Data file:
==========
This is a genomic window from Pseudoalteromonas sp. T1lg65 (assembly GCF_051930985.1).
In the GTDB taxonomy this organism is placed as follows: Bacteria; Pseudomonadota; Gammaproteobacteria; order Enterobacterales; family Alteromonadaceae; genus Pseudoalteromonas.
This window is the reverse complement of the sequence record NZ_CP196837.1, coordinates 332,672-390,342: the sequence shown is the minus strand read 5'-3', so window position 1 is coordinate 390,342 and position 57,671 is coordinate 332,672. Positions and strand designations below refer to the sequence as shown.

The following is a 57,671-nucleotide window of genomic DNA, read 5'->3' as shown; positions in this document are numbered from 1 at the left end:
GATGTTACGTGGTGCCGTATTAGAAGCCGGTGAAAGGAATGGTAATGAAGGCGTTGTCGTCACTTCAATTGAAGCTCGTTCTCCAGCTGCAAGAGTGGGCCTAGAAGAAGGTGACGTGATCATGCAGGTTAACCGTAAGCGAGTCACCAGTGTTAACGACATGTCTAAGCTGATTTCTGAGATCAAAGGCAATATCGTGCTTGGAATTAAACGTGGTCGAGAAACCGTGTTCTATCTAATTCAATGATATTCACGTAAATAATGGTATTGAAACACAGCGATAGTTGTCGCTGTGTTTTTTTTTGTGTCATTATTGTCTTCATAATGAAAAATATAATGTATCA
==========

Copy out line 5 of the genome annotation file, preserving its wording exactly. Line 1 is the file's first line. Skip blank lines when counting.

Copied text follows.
GATGTTACGTGGTGCCGTATTAGAAGCCGGTGAAAGGAATGGTAATGAAGGCGTTGTCGTCACTTCAATTGAAGCTCGTTCTCCAGCTGCAAGAGTGGGCCTAGAAGAAGGTGACGTGATCATGCAGGTTAACCGTAAGCGAGTCACCAGTGTTAACGACATGTCTAAGCTGATTTCTGAGATCAAAGGCAATATCGTGCTTGGAATTAAACGTGGTCGAGAAACCGTGTTCTATCTAATTCAATGATATTCACGTAAATAATGGTATTGAAACACAGCGATAGTTGTCGCTGTGTTTTTTTTTGTGTCATTATTGTCTTCATAATGAAAAATATAATGTATCA